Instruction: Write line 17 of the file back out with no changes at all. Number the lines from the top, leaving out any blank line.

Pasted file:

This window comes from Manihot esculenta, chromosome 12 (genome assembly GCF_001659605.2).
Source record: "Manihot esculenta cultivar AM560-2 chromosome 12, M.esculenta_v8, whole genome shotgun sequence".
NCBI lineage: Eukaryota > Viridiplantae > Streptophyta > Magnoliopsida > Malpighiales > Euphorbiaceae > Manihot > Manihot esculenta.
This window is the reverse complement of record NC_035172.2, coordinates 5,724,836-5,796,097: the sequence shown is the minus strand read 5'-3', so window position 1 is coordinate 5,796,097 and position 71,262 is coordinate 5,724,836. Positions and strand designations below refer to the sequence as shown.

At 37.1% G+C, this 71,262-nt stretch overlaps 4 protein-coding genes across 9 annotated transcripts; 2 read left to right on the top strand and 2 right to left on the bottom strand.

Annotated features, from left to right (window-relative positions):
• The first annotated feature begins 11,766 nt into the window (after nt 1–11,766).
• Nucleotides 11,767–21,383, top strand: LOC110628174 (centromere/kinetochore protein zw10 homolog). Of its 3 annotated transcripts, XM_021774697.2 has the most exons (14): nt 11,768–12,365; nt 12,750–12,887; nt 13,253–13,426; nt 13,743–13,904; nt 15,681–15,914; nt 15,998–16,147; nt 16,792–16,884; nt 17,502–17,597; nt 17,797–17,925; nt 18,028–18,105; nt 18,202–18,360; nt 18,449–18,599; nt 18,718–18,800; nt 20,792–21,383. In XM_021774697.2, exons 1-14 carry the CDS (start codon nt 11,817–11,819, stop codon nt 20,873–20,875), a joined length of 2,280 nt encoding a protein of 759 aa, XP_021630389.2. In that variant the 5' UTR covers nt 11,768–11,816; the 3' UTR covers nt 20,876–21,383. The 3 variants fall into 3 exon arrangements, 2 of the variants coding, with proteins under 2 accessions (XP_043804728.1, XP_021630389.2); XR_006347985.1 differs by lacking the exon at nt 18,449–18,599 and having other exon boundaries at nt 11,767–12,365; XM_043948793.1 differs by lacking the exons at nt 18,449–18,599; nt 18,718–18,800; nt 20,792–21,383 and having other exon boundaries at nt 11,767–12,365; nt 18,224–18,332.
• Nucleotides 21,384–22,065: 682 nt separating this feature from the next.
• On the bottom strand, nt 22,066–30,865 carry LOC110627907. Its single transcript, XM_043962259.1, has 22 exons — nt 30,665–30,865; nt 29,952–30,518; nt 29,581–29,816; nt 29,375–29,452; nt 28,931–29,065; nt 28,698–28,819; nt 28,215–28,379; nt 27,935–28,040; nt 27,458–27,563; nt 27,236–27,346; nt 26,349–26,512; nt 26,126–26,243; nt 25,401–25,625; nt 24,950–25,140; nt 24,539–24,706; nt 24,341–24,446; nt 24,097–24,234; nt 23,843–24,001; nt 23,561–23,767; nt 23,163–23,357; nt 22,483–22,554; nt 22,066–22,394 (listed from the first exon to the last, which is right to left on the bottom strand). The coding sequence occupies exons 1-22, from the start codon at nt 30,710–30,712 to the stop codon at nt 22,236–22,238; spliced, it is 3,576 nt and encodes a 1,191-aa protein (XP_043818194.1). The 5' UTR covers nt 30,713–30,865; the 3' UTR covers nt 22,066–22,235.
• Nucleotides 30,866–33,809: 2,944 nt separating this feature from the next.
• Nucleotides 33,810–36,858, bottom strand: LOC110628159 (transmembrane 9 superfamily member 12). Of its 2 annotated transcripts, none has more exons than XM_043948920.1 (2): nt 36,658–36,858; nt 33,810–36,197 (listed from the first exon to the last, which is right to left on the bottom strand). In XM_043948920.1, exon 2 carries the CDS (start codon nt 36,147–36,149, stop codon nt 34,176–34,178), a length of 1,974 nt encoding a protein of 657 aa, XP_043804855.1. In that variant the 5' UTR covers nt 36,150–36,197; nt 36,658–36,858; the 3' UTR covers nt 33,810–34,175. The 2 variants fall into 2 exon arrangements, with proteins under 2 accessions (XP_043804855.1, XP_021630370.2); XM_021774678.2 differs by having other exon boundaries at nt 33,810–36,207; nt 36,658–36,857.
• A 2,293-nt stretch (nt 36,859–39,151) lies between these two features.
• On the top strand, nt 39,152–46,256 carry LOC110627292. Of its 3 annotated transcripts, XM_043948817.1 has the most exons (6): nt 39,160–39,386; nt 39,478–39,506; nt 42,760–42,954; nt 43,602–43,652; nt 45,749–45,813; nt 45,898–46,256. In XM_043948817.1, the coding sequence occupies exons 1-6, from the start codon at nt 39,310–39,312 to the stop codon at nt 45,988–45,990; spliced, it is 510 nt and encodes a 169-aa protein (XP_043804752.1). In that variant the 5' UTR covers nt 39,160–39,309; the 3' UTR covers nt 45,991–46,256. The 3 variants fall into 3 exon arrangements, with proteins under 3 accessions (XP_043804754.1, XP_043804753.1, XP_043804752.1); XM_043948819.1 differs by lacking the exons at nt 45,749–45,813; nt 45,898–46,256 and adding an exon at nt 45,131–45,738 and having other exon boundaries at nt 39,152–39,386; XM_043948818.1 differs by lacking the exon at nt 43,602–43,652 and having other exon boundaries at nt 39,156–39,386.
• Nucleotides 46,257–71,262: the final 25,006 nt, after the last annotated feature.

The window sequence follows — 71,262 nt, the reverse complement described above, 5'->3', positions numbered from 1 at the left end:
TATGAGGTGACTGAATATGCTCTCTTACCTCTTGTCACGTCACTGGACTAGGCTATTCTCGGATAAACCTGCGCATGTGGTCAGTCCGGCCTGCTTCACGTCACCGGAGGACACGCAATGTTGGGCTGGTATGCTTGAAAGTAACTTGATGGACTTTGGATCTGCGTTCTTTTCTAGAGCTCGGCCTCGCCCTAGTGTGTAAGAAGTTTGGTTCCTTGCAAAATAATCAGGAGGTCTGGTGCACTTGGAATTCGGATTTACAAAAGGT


TATGAGGTGACTGAATATGCTCTCTTACCTCTTGTCACGTCACTGGACTAGGCTATTCTCGGATAAACCTGCGCATGTGGTCAGTCCGGCCTGCTTCACGTCACCGGAGGACACGCAATGTTGGGCTGGTATGCTTGAAAGTAACTTGATGGACTTTGGATCTGCGTTCTTTTCTAGAGCTCGGCCTCGCCCTAGTGTGTAAGAAGTTTGGTTCCTTGCAAAATAATCAGGAGGTCTGGTGCACTTGGAATTCGGATTTACAAAAGGT